Trying to raise my kids the best I can

Thursday, June 21, 2007

I'm in a press conference with Michael Moore!

I never would have imagined I would be backing up Michael Moore in a news conference. I mean, the director of Farenheit 911 - the liberal wacko - the Republican hater - Michael Moore! But he has made a movie called SiCKO which comes out tomorrow about the need for universal health care - or at the very least - the removal of profit from the health insurance industry. And as a member of the Massachusetts Nurses Association I've been invited to the premier followed by a press conference where we will be backing up Michael Moore. I hope this movie creates a dialogue on the subject and hopefully some positive changes. Certainly it is not an easy question of how to bring health insurance to the masses. A government run universal health care would have the sticky problem of paying medical personnel enough to encourage a healthy supply of new recruits and at the same time balancing a budget that would probably cost more than has ever been undertaken in the history of the US. Given the history of the incompetence of the US government I am skeptical of handing that job over to them. But the issue needs to be addressed and changes need to be made. The state of Massachusetts is a leader in this matter - that I hope all states can follow in the footsteps of. Health insurance is mandated for every citizen. There are tax penalties for not having insurance. All companies of a certain size are a required to provide insurance. And government run insurance for the very poor has been expanded.


  • At 5:18 PM, Blogger icefox said…

    This movie hints at larger social issues and differences. In the movie he goes to France and the UK where they have universal health care. Norway also has universal health care. Taxes are higher to cover that and other services such as free schooling all the way through collage. When a child is born there is (I believe) 10 shared months of leave for the parents with four weeks that can only be taken by the father. So usually the mom takes off a few months and then the dad does. The fact that I get a paid day off when moving here in Norway was quite surprising and I didn't want to ask for it because coming from the U.S. found it ludicrous. I still don't know what to do with five weeks off.

    It is interesting the different views the the companies have. In the US the companies want to save money by having the patients pay for their services. Meanwhile in many other countries the way the "company" will save money is by being active in preventing the million dollar operations from ever being needed.

    The movie while interesting is still just a movie and needs to be taken with a grain of salt like all of his films. A good starting point for discussion, but you should learn more about the issues on your own and from multiple sources.

  • At 6:30 AM, Blogger Deena said…

    Actually seeing with my own eyes how socialism works in other countries has made me seriously consider picking up and moving. We struggle so much here in America and it is just so hard to meet basic necessities for a family of five.

  • At 11:01 PM, Blogger TulipGrrl said…

    "Given the history of the incompetence of the US government I am skeptical of handing that job over to them."

    Uh, yeah.

    I wouldn't hand health care over to the US government, no matter what promises are made. Inefficiency, waste of money. The insurance industry is messed up, but the solution is NOT to hand it over the the federal government.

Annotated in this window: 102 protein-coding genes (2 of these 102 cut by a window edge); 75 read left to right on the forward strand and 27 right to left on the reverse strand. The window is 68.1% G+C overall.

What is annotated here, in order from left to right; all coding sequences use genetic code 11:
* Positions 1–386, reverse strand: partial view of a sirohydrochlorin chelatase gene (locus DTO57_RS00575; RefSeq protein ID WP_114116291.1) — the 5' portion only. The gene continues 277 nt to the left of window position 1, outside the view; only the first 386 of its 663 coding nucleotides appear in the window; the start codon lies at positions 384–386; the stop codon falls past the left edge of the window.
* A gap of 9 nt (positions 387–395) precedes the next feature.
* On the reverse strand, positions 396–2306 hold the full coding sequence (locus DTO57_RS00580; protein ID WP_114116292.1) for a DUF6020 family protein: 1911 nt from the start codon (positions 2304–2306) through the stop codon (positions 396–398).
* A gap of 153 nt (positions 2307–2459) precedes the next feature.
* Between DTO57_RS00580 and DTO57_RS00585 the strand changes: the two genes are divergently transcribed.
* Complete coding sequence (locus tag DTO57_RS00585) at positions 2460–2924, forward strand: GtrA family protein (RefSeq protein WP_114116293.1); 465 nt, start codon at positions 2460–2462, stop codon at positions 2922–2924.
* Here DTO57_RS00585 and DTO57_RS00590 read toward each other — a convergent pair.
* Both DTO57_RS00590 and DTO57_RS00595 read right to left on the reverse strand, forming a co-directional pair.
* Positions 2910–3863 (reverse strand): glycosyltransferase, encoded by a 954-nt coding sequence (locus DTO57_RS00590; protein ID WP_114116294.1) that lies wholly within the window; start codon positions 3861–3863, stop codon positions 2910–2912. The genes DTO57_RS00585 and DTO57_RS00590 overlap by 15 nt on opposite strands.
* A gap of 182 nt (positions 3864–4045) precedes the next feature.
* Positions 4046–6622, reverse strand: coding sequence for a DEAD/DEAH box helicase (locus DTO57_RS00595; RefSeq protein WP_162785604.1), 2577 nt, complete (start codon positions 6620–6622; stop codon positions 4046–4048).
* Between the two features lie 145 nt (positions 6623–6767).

"Actually seeing with my own eyes how socialism works in other countries has made me seriously consider picking up and moving. We struggle so much here in America and it is just so hard to meet basic necessities. . ."

    Socialism and redistribution of wealth often means devolving to a common level of misery. My goodness--socialism and gov't run health care in one post. Been there, done that. Got yelled at by the nurse for not bringing my own toilet paper. Begged the nurse for toilet paper for my son.

    Live a few years in a post-Soviet country. Better yet, live on the economy, without any US funds coming in. THEN consider whether gov't run health care or socialism can meet the "basic necessities" better than you and your family can here in the US.

  • At 9:38 PM, Blogger Deena said…

    I'm sorry life is so tough in your country (hugs). Stories like that always make you think twice, but I'm really not convinced that one payer health care in the US will mean post Soviet-like poverty for everyone. I've been chatting with online friends about this and I've actually heard a lot of positive comments from other women who have universal health care... "I live in Canada, and have spent my whole life with the health care system here. I have never had to wait a over-long stretch for services, beyond the basic times you get when being referred to a specialist. You don't have to choose between feeding your children/paying for your housing and medical care. I'm really shocked at what I hear some families paying for medical coverage, for insurance that still fights every item on a hospital bill. "

    "Do I think the Canadian system is perfect? No. However, I wouldn't trade it. I'm thrilled that my three c-section hospital births cost me no more than the price of parking our car in the hospital lot. Do I get to see the doctor I want when I want? Pretty much. As for the 'outrageous taxes'? They really aren't that bad. Check this page that compares the USA and Canada."


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